Sunday, November 20, 2011

Daniel Scott Tysdal's The Mourner's Book of Albums


In the last picture she smailed
she is naked. In return he sent a copy
of the Kama Sutra, pencilling
on the first blank page, “Here is the map
of that city we can never travel in
because our bodies together compose
in avenues and apartments, its flocks
and bright puddles. As these streets,
I hope, we will meet again
soon.” Once he went to the airport
with money for a ticket, prepared
to cross the ocean and surprise her
is her home, and he wonders if
she also dreams of a terminal
without passengers, schedules,
or planes, one holding nothing more
than suitcases, satchels, shoulder-strapped
backpacks crammed tight
in anticipation of all the lands
imagined but never departed for.
It is in this waiting we do not lift off from
where the last we see of love is the photo
of a pose we'll never again enframe
in our own naked poses, the life
we'll never grow quiet with, not in time
for the next uniting flash. (from “Desire, A Lyric Pornographologue of Autoerotic Haunts”)
Even with publications in journals across the country, there was something about former Saskatchewan poet (currently in Toronto) Daniel Scott Tysdal's first poetry collection, Predicting the Next Big Advertising Breakthrough Using a Potentially Dangerous Method (Regina SK: Coteau Books, 2006) that came out of nowhere, receiving both the ReLit Award and the Anne Szumigalski Poetry Award. Not only out of nowhere, his first collection was a wild collage of poems, prose, visual poems and image, an eclectic and electric mix, even more unusual for the fact that it came out of Coteau, known for years for publishing poetry collections predominantly constructed out of (comparatively) relatively straight lyric narrative. Since then, Tysdal has released The Mourner's Book of Albums (Toronto ON: Tightrope Books, 2010), a collection that exists as a novel of sorts, or a scrapbook of the disappeared, mixing poem with prose with theory, writing poem-as-artifact, or even, art installation. Starting with a kidnapped boy, Tysdal's collection moves its way through the G20 riots in Toronto, the war in Afghanistan, and his best friend's suicide, moving through a book of loss, of losing, and what's already lost, before coming back to what remains, and what gets found. A rich, vibrant collection, so tight you could bounce a quarter off it, The Mourner's Book of Albums is impossible to compare, a mix of different forms and structures, managing mutability, confusion and play, all while master craftsman Tysdal keeps the book a complete and comprehensive unit.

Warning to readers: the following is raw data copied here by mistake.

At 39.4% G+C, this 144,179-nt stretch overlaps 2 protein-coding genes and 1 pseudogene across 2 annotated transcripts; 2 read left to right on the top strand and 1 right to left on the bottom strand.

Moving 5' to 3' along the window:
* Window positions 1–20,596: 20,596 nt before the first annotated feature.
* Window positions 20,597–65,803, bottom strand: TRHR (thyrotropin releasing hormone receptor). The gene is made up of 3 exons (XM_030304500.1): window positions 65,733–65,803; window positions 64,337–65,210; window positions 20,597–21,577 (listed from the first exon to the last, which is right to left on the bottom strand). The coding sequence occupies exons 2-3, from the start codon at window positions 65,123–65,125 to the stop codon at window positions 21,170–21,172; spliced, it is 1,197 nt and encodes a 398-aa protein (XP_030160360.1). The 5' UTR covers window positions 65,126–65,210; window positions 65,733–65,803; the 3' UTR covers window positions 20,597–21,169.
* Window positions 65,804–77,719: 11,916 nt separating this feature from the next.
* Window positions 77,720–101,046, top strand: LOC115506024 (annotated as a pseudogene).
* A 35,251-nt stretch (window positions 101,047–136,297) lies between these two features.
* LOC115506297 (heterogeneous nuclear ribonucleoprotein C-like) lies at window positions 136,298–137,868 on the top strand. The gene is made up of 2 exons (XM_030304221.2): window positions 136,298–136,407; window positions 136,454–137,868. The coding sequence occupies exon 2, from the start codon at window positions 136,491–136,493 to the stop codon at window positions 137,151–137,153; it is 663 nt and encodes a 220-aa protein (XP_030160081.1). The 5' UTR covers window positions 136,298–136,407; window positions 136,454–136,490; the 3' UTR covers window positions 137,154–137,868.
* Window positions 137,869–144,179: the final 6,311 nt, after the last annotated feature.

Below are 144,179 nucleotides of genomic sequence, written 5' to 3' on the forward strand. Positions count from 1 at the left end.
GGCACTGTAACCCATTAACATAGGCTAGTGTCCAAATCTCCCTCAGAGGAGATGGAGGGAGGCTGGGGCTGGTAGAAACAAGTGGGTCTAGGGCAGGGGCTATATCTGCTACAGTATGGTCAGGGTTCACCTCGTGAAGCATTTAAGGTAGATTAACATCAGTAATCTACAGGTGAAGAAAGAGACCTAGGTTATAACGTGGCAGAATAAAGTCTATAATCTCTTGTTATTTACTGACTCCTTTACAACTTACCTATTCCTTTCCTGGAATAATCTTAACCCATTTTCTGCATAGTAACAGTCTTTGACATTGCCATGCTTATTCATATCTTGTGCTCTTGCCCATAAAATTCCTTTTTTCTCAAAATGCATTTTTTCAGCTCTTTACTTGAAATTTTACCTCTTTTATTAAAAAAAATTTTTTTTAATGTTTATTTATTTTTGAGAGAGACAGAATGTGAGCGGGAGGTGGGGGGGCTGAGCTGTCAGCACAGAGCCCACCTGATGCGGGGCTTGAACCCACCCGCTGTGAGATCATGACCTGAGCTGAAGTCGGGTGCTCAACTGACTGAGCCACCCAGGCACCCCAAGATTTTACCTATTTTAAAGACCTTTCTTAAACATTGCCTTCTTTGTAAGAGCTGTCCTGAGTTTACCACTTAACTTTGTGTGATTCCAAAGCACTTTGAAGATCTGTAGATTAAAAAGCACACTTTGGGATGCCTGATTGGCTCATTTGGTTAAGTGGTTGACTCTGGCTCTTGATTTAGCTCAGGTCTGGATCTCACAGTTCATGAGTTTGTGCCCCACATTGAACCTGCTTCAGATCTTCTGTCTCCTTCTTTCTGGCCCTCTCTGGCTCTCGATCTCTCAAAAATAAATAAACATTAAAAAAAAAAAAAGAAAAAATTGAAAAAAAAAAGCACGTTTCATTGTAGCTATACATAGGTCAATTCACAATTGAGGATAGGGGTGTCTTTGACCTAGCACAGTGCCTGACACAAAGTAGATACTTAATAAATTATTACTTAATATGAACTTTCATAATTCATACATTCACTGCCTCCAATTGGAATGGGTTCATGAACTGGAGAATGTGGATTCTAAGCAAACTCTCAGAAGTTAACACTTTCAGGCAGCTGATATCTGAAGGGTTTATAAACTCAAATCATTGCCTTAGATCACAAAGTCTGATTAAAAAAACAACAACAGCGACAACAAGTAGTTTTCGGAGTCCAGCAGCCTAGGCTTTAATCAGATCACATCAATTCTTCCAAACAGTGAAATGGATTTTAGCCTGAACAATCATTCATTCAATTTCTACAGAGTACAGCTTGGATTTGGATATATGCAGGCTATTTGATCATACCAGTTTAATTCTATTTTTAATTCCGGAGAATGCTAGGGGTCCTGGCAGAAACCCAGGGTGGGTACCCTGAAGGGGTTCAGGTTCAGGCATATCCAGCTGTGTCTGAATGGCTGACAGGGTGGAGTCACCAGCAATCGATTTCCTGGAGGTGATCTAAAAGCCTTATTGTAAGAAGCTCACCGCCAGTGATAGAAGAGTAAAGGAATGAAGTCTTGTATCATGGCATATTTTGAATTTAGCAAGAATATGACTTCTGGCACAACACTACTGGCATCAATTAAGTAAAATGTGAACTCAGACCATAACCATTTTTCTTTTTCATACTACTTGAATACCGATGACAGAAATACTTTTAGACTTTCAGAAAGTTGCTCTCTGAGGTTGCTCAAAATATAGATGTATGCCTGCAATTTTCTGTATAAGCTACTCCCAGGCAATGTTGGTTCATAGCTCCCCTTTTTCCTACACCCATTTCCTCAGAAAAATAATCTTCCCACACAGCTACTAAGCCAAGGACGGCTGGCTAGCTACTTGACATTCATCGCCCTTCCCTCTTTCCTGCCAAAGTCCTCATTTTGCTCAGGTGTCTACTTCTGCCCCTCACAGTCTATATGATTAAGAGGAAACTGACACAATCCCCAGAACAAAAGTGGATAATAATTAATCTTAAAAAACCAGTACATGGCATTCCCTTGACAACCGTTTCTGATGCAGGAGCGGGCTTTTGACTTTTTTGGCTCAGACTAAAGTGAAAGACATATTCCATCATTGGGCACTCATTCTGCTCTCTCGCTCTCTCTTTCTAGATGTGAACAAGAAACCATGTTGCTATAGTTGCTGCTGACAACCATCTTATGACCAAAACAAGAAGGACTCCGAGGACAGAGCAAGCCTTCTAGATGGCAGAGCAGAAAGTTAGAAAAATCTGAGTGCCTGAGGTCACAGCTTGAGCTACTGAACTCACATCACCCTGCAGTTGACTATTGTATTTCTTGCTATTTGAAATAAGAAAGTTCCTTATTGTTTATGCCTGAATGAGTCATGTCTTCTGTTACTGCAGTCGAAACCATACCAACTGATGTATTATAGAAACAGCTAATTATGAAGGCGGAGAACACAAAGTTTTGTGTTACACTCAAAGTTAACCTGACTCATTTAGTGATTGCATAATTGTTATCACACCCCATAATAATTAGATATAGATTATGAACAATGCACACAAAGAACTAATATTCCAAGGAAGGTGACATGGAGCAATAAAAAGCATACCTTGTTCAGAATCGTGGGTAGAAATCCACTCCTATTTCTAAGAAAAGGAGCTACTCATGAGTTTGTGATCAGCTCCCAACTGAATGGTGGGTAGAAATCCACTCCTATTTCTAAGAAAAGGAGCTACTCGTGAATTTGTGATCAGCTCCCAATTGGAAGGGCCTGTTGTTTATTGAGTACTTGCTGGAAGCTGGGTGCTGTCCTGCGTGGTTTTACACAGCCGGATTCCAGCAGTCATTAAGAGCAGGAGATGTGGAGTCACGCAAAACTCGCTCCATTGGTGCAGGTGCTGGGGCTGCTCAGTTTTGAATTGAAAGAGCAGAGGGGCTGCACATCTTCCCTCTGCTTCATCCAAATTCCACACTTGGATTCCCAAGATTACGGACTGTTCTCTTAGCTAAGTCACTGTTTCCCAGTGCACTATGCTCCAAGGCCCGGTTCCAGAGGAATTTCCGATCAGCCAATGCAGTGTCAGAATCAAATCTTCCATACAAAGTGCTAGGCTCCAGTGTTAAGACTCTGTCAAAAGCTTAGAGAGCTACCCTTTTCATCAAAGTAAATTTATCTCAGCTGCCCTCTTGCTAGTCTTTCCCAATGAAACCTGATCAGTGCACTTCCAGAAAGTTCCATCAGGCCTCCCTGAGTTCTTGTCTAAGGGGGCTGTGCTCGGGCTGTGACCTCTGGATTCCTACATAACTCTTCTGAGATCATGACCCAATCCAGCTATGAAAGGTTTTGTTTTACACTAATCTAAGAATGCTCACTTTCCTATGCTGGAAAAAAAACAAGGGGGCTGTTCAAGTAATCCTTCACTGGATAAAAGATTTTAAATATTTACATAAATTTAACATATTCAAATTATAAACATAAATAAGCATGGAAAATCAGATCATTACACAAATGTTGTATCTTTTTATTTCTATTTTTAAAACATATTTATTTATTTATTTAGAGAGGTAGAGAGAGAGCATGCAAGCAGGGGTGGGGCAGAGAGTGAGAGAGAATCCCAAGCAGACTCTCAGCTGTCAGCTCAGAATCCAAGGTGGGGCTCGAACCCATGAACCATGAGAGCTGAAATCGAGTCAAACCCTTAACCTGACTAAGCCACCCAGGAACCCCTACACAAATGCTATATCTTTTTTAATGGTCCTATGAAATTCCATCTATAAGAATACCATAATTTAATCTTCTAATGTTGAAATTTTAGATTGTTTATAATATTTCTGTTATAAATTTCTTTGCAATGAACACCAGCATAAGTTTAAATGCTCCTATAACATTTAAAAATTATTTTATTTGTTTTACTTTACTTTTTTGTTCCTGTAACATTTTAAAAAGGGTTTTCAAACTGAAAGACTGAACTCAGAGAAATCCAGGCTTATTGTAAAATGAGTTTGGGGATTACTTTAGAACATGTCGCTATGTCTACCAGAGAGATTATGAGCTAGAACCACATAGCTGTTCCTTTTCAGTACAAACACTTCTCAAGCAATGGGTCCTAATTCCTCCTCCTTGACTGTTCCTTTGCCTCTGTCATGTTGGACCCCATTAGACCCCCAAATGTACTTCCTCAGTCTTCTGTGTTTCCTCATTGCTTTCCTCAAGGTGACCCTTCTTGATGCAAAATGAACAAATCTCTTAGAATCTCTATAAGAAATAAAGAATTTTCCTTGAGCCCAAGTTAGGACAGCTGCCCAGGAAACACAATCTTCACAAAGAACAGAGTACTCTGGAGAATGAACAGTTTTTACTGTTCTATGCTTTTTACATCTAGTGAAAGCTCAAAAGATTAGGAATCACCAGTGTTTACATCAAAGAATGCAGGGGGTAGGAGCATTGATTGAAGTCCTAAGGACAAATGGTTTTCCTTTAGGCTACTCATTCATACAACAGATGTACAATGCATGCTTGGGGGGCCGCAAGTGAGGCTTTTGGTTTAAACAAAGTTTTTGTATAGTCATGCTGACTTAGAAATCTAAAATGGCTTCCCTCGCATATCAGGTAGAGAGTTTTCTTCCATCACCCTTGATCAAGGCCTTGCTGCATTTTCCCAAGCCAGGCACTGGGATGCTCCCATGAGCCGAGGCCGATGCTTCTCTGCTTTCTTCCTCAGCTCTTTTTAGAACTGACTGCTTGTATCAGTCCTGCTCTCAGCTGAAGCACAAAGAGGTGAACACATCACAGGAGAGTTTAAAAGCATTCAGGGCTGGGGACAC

A week before this book went to press, I spoke
to Dahlia's mom. I told her about the poems.
She asked me to include a story I'd never heard.
As a child, Dahlia nurtured obituaries in place
of pets. She fabricated death notices for birds
and beasts she never in the first place possessed
to lose. She invented a sophisticated cockatiel
who chirped her name when it was time
to rise for school, a border collie who saved her
from slipping through cracked sheets
of frozen water. As a favour to circling vultures,
and to expose the promiscuity of skins in their decay,
she pretended her imaginary dead pets
remained carcasses unburied at the edge
of the garden rather than buried bones,
the breadth of the backyard's burgeoning life
pierced with a stillness so singular it defied
what the siding and shingles asserted to be
the nascent relation of divided hides.
If lightning were to have struck her fantastical pile
of remains, she had known that none of the paws
and fins and wings decomposing into this dreary
chimera would have twitched awake, but in one obit
a newt taken too soon to the pile startled the sky
when parrying thunder slithered from its slender throat. (from “Desire, A Lyric Pornographologue of Autoerotic Haunts”)

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